By: Ariel Tachna

Chapter 1

“PUTAIN de merde, qu’est-ce vous faites? Vous ne pouvez pas lire les indications que vous avez écrites vous-même?”

Daniel Leroux glared at his co-driver in frustration as they finally came to a stop. He’d lost count of how many times the car flipped this time, but this was not the first time his co-driver’s errors had led to them rolling and being eliminated from a race. He could just see his rank falling as once again a rally ended with no points in his score column.

The crowd rushed over to make sure they were unhurt. Daniel summoned a smile as he pulled himself from the car to the cheers of the fans. Finland was a hard course, and he wasn’t the first driver to wipe out on this turn, nor would he be the last, he was sure, but his co-driver telling him the road curved left instead of right was more than a miscalculation. It was the kind of gross error that got people killed. He didn’t plan on being one of them. When they got back to the hotel where they were staying for the week, Daniel intended to talk to the team manager. He was already out of contention for this season. Even if they won every remaining rally, they couldn’t catch the leader, and they’d have to come in third or above in every remaining race to end up in the top five. With a co-driver he could trust, he might have done it. With the idiot climbing out of the car on the other side as co-driver, he’d be lucky to be alive still at the end of the season.

The spectators helped push the car back onto the road, allowing Daniel to continue down the course, but he didn’t push the time. He could hear from the sounds coming from the engine that they wouldn’t make it at high speeds. He’d get off the course so it was clear for the next driver and then withdraw from the rest of the race.

“I’M SORRY, Jean-Paul,” Daniel said, tossing his helmet and gloves on the table as he turned to face the team manager. “I can’t work with him anymore. I’ve tried and tried. Watch the onboard if you don’t believe me. A little off with the timing is bad enough, but telling me it would be a left turn instead of a right turn is more than bad timing. We’re lucky we weren’t killed.”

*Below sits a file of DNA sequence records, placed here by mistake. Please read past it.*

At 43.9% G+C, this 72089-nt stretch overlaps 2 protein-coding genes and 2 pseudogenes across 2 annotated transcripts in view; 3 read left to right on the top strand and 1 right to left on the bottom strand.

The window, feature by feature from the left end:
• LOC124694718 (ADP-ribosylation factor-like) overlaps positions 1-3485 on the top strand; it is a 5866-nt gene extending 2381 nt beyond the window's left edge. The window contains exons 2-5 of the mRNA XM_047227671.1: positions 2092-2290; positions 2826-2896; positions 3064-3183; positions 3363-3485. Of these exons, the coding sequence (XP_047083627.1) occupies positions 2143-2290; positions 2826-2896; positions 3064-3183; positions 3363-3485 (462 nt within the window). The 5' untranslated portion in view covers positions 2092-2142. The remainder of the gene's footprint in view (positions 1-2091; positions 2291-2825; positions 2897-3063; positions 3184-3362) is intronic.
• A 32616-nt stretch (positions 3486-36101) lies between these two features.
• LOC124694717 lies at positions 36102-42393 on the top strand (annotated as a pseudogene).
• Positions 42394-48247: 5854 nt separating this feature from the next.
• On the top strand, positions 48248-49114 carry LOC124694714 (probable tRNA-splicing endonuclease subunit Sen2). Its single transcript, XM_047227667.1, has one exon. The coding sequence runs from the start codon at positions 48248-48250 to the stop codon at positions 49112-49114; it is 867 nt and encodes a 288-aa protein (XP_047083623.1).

“You mean we’re lucky you’re a damn good driver,” Jean-Paul corrected. “Even with Isabelle working her magic, it’s going to take time to repair the car. So what are you thinking, Dany, besides that you want me to fire Xavier?”

“I’m thinking that we can’t even pull off a respectable place this year,” Daniel replied. “I think we should withdraw from the remaining races and spend the rest of the year and the off-season training up a new co-driver, someone I can really work with this time.”

“Did you have somebody in mind?” Jean-Paul asked. “Or should I look at the draft and see who’s available?”

“There was a kid who was co-driving in the J-WRC,” Daniel said. “A Canadian. Frank something. His career seemed to be taking off and then his team let him go. I liked what I saw of him before that. And he was with a French-speaking team, so he’s got to be at least conversational in French, which is good, since I doubt I could follow pace notes in English. Can you find out what happened and see if he’s available?”

Jean-Paul’s eyebrows lifted. “You’ve been thinking about this, haven’t you?”

“Yeah,” Daniel admitted. “I kept hoping we could make it through this season with a decent showing, but it isn’t going to happen, so I’d rather make the break now and come back strong for next year.”

“I’ll see what I can find out about your ‘kid’ and anyone else who might be available,” Jean-Paul said. “Tell Isabelle so she can let the crew know we’re packing up and heading back to Auvergne. We can spend the fall and winter there getting ready for next year. There are back roads there not even you have driven.”

“You keep telling yourself that,” Daniel said cockily, picking up his gear. “I’m going to talk to Isabelle and then get a shower.” He stopped when he reached the door, turning back to face the man who had been in charge of his career for the last five years. “Thanks for believing in me, Jean-Paul. I know that what happens out there on the road is ultimately my responsibility, and I appreciate you not blaming me for the rough season we’ve had.”

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